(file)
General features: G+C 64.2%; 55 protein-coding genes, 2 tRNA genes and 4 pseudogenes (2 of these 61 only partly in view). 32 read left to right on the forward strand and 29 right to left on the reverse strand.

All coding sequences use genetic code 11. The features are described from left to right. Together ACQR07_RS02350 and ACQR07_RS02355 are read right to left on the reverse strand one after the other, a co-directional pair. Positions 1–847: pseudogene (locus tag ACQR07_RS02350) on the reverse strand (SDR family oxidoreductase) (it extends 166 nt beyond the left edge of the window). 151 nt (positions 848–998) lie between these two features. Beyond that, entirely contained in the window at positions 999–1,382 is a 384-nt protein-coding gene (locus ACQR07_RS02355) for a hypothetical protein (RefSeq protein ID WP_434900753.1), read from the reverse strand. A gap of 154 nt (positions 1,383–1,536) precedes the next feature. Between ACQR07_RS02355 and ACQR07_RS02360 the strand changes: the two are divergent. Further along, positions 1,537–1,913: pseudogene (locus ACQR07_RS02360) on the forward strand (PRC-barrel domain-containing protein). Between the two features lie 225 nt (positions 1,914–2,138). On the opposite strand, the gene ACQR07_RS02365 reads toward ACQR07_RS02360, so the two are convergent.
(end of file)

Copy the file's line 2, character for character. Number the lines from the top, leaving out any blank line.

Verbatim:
All coding sequences use genetic code 11. The features are described from left to right. Together ACQR07_RS02350 and ACQR07_RS02355 are read right to left on the reverse strand one after the other, a co-directional pair. Positions 1–847: pseudogene (locus tag ACQR07_RS02350) on the reverse strand (SDR family oxidoreductase) (it extends 166 nt beyond the left edge of the window). 151 nt (positions 848–998) lie between these two features. Beyond that, entirely contained in the window at positions 999–1,382 is a 384-nt protein-coding gene (locus ACQR07_RS02355) for a hypothetical protein (RefSeq protein ID WP_434900753.1), read from the reverse strand. A gap of 154 nt (positions 1,383–1,536) precedes the next feature. Between ACQR07_RS02355 and ACQR07_RS02360 the strand changes: the two are divergent. Further along, positions 1,537–1,913: pseudogene (locus ACQR07_RS02360) on the forward strand (PRC-barrel domain-containing protein). Between the two features lie 225 nt (positions 1,914–2,138). On the opposite strand, the gene ACQR07_RS02365 reads toward ACQR07_RS02360, so the two are convergent.